The explosion of creativities on social media

Yet, I am not arguing that GitHub is the only online space to contain Chinese citizens’ memories of coronavirus and their strong demand for transparency and accountability. In fact, social media accelerates cycles of action and protest and have the ability to produce new forms of collectivity.

What amazed me the most is how citizens creatively and collectively express their anger, discontentment, and solidary in spreading an interview of Dr Ai Fen on social media platforms. On 10th March, Renwu Magazine published an article titled “The one who gave out the whistle (发哨子的人)”—an interview with the head of Emergency Department in Wuhan Central Hospital, Dr Ai Fen, featuring her allegations that she had been reprimanded by superior officials after attempting to warn her colleagues on the novel virus and her experiences in the emergency department for the past two months. The article was quickly removed. However, censorship failed to silence the public. Citizens have started their own ways of preserving and spreading the article:  from screenshots, replacing words with emojis, and formatting the article vertically instead of horizontally, to more creatively using a serious of QR codes, using fictional languages such as Klingon and Sindarin, using Morse code and computer science encoding system Base 64. Chinese social media platforms were turned into battlefields against the censorship. As communication scholar Kecheng Fang commented to BBC, it was a ceremonial event that connected individual citizens who share similar values and led to the formation of solidarity.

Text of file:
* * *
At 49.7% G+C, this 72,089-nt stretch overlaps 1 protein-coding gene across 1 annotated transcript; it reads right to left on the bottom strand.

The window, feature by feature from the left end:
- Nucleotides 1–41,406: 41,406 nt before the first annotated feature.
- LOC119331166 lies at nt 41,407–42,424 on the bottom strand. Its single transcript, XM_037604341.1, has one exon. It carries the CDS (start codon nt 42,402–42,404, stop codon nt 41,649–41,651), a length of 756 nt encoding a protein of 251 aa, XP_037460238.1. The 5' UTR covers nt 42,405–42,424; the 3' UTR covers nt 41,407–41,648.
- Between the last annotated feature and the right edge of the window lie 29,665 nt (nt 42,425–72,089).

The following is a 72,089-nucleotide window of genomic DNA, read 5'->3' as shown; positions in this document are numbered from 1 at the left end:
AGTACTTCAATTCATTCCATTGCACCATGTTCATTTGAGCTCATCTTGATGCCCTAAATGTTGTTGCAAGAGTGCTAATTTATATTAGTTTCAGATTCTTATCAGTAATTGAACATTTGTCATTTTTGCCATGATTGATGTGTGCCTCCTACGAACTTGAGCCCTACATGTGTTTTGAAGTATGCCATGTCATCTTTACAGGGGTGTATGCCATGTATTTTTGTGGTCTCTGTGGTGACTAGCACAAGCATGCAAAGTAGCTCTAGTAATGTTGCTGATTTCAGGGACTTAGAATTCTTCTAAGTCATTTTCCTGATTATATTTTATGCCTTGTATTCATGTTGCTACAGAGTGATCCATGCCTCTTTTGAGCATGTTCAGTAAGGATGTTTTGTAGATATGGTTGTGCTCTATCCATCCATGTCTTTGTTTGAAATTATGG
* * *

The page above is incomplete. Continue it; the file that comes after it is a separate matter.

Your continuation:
Source: https://www.jixiaokang.com/2020/03/13/2020-03-13-fa-shao-zi-de-ren/

Alternative/Artistic new media projects